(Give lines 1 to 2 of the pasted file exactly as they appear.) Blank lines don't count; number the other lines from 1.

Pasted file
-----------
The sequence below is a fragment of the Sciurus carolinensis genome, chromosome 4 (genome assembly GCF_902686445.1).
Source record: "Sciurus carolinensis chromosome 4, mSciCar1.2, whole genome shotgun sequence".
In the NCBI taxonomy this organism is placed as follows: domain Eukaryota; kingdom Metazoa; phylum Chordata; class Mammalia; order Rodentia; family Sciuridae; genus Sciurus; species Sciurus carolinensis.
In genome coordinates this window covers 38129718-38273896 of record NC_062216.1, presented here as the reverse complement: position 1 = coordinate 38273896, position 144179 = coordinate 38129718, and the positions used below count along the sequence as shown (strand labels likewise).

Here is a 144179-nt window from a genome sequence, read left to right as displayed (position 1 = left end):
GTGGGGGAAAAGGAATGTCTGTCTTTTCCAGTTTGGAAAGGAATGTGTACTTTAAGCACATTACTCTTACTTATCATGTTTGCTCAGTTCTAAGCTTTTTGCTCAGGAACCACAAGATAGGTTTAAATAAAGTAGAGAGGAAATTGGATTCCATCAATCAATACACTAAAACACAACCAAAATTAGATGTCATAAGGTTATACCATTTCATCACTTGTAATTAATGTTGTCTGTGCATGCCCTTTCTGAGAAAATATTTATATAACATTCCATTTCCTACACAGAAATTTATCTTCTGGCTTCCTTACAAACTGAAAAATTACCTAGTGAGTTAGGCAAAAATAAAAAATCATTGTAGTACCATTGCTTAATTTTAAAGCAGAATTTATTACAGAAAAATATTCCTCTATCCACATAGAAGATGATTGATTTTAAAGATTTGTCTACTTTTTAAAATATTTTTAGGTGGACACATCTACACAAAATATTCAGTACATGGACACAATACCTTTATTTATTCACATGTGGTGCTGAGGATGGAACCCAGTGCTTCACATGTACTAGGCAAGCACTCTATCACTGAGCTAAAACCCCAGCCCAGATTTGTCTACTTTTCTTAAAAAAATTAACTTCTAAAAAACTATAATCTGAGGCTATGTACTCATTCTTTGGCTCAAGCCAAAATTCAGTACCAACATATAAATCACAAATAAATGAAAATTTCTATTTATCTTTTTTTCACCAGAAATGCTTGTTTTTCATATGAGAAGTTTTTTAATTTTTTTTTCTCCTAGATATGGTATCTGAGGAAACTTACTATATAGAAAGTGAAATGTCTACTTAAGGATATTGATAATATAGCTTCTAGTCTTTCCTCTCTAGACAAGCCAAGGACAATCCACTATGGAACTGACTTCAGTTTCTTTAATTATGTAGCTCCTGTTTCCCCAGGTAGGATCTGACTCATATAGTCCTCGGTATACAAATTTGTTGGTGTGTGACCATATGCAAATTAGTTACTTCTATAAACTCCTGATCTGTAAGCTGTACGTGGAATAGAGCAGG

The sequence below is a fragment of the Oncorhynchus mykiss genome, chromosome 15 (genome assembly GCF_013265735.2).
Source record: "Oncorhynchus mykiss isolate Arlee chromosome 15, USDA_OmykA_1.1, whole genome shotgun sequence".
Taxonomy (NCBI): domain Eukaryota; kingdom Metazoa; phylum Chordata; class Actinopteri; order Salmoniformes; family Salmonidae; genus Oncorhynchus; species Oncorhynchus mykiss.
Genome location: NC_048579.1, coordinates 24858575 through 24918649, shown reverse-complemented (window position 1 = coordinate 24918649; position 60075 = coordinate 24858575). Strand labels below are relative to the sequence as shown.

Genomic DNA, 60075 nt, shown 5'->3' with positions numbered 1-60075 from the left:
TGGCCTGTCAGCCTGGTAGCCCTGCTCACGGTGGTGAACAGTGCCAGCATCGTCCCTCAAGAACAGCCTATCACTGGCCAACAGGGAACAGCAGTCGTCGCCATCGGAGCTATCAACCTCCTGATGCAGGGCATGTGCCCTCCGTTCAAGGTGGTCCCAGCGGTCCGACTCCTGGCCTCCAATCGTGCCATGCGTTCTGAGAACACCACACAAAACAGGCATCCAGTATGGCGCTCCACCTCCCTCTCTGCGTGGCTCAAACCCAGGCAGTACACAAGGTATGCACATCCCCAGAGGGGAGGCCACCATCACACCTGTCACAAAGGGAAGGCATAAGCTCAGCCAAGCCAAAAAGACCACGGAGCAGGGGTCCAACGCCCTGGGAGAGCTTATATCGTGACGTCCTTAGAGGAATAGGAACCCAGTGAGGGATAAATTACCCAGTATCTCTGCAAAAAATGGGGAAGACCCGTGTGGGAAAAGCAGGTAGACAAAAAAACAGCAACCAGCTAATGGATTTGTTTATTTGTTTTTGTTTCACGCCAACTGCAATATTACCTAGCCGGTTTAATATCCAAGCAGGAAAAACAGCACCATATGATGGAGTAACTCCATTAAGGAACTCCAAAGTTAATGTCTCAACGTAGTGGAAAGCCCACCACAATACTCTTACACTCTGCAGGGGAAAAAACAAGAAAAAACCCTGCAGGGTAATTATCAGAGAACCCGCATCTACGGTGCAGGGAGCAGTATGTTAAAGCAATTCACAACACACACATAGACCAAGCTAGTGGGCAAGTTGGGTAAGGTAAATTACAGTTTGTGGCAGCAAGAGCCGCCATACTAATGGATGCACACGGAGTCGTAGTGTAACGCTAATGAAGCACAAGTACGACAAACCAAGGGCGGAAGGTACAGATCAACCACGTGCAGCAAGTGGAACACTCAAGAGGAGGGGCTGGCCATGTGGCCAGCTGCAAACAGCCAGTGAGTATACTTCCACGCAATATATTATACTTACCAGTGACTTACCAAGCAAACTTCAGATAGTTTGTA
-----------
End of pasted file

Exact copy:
The sequence below is a fragment of the Sciurus carolinensis genome, chromosome 4 (genome assembly GCF_902686445.1).
Source record: "Sciurus carolinensis chromosome 4, mSciCar1.2, whole genome shotgun sequence".